That’s the planet you’re aiming for. This is the North star, the guiding principle, that any founders can revert to, so they can objectively decide to say “yes” or “no.”
Without a strong purpose, there is no hope to create something substantial. It is the answer to why founders start crazy projects, even with the likelihood of not earning meaningful money short term. The purpose needs to resonate with all the founders; otherwise, as things get complicated and painful, they will give up. It is the founder’s purpose fit, which is, in my opinion, more critical than the product-market fit.
That’s the launch pad. A startup is not built-out of a vacuum. It evolves in a dynamic marketplace. If there is no market, or one cannot be created, then there is no startup.
The Market design comprises four elements: Size, Customers, Competition, and Timing.
- Size — Understanding the market size by completing a top-down and a bottom-up analysis is critical to begin quantifying the total addressable market (TAM) — how big is the prize? Taking it further, to analyze what part can realistically be captured (SOM) by the startup’s offering is even better. If your SOM is not between 1% and 5% of your TAM, you are probably a forever optimist or a trust-fund baby.
- Customers — Defining your primary customer target is fundamental. Who is more likely to buy your product? Why? Where? Creating a customer persona creates comfort! It helps portray customer behaviors and renders the Marketplace less theoretical. Go deep here and ensure that the ‘voice of the customer’ is heard clearly inside the startup.
- Competition — Awareness of the Competition is a must. Most startups don’t have it and are delusional enough to believe that they are “just better”. Without competition, there is no market; competition is smart and should be learned from. Find and hone a unique value proposition and clearly decide which market segment you will address. The startups who win are able to uniquely position their product at a clearly defined target cohort, sharing a common need that is accessible through the same channel.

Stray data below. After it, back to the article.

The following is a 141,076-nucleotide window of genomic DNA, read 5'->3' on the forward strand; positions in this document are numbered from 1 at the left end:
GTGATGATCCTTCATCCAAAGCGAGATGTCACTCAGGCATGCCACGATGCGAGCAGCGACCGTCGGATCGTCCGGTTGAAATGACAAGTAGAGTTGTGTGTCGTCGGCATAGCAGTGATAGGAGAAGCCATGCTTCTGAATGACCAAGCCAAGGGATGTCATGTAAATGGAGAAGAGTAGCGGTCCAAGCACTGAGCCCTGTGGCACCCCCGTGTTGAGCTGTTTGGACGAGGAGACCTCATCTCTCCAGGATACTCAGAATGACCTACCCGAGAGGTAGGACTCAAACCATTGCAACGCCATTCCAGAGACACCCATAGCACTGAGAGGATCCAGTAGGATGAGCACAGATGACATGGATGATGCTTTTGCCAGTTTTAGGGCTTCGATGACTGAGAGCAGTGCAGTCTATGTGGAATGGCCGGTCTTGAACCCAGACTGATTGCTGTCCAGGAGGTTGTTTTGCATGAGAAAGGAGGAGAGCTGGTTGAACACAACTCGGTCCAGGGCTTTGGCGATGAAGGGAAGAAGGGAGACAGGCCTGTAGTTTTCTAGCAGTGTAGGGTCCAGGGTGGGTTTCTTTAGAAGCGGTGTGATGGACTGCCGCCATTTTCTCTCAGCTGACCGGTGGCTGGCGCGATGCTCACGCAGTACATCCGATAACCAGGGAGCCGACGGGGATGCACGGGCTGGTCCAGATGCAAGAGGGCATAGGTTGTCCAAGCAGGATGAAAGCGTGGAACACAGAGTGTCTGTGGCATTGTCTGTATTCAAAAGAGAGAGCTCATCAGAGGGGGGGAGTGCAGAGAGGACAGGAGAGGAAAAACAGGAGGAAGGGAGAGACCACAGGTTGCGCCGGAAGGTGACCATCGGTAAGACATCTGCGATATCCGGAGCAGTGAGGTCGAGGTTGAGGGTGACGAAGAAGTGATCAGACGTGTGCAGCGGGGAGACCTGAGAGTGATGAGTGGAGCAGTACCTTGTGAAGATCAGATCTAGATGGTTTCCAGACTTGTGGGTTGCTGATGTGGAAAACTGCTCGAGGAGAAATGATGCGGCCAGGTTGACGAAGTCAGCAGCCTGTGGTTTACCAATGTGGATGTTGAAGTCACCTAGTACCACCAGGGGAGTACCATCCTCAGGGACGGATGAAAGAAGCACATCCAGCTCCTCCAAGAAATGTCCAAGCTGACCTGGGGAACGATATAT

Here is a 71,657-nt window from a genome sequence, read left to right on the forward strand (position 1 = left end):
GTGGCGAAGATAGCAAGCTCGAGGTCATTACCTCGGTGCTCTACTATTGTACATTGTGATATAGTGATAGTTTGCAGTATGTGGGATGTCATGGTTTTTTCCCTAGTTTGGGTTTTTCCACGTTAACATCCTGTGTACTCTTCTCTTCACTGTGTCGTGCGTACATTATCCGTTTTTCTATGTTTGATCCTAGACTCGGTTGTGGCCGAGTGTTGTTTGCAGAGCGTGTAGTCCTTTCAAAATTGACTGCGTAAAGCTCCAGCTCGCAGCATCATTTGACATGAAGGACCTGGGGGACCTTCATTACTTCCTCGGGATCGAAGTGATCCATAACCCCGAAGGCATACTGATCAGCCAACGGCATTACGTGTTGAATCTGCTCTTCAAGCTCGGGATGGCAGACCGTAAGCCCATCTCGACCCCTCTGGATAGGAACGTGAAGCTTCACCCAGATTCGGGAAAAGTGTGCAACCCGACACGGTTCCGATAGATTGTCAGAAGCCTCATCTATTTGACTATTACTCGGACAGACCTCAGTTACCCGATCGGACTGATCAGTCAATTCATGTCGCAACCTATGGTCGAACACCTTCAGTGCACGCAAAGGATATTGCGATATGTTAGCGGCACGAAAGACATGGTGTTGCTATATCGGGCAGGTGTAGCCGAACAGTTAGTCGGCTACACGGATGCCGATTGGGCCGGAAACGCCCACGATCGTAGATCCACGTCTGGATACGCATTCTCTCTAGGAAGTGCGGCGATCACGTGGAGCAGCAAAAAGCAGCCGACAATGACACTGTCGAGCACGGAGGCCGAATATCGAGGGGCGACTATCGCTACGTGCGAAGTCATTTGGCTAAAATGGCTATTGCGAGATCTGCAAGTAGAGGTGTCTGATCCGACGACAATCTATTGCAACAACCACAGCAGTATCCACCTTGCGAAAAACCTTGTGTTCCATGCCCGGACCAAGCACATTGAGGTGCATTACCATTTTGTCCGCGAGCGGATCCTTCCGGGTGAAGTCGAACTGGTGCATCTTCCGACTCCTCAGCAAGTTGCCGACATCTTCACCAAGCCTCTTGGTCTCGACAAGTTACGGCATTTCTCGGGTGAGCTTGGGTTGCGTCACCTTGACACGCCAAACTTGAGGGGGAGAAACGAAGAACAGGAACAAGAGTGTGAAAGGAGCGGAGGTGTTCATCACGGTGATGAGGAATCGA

- Timing — Overanalyze timing. Startup success is deeply related to timing. Some would argue it’s everything. A mediocre product launched into the right Market at the right time can succeed. The question you need to ask yourself is: Are you too early or too late? Are you in the right place at the right time? This is probably one of the most complex questions. Please do not shy away, obsess on it.
This is the trajectory, a measure of potential, and the ability to achieve that.
It's impossible to quantify potential and measure progress without having analyzed the Market first. Newly formed startups will avoid setting scale goals as they think it is too early to think about it. No, it’s not!
The Scale design comprises four elements, Distribution, Go-to-market, Customer experience, and Hiring.
- Distribution is the new King! Ideally, products should fit within established distribution channels, that is a path of least resistance, and the offering should be commensurate with the chosen channel if it’s to monetize; you won’t sell a $12,000 bicycle at Walmart! Why build something if there is no place to sell it? Fortunately, distribution options abound, could be Amazon, a Salesforce API, or an AppStore. Think hard about it early on. Make sure your monetization strategy is compatible with the distribution channel. Make sure you can enter the distribution channel you target. Be clear on the costs and constraints to do business in a given channel. Plan well so you build a business model that works!
- Go-To-Market — Conquering a market with meager resources is a daunting task. Design a smart and viable go-to-market blueprint to create early success that can be leveraged as you scale — this is almost the only way at the outset. It should not be complicated, it’s basically a subset of the Market that is easily addressable, and where your value proposition resonates the best.
- Customer Experience — ‘Walk in the shoes’ of your customer to understand/visualize the overall customer experience. Look at every possible touchpoint along the customer journey, starting from the on-boarding or out-of-the-box setup, and ask yourself ‘is this as good as it could be? Is it better than my competitors’? Customers are fickle and growth will be stalled by churn if you are not careful. Attention spans are getting shorter and shorter, most users would rather quit and move on than go deep into understanding a really bad UI or navigating a crap checkout experience.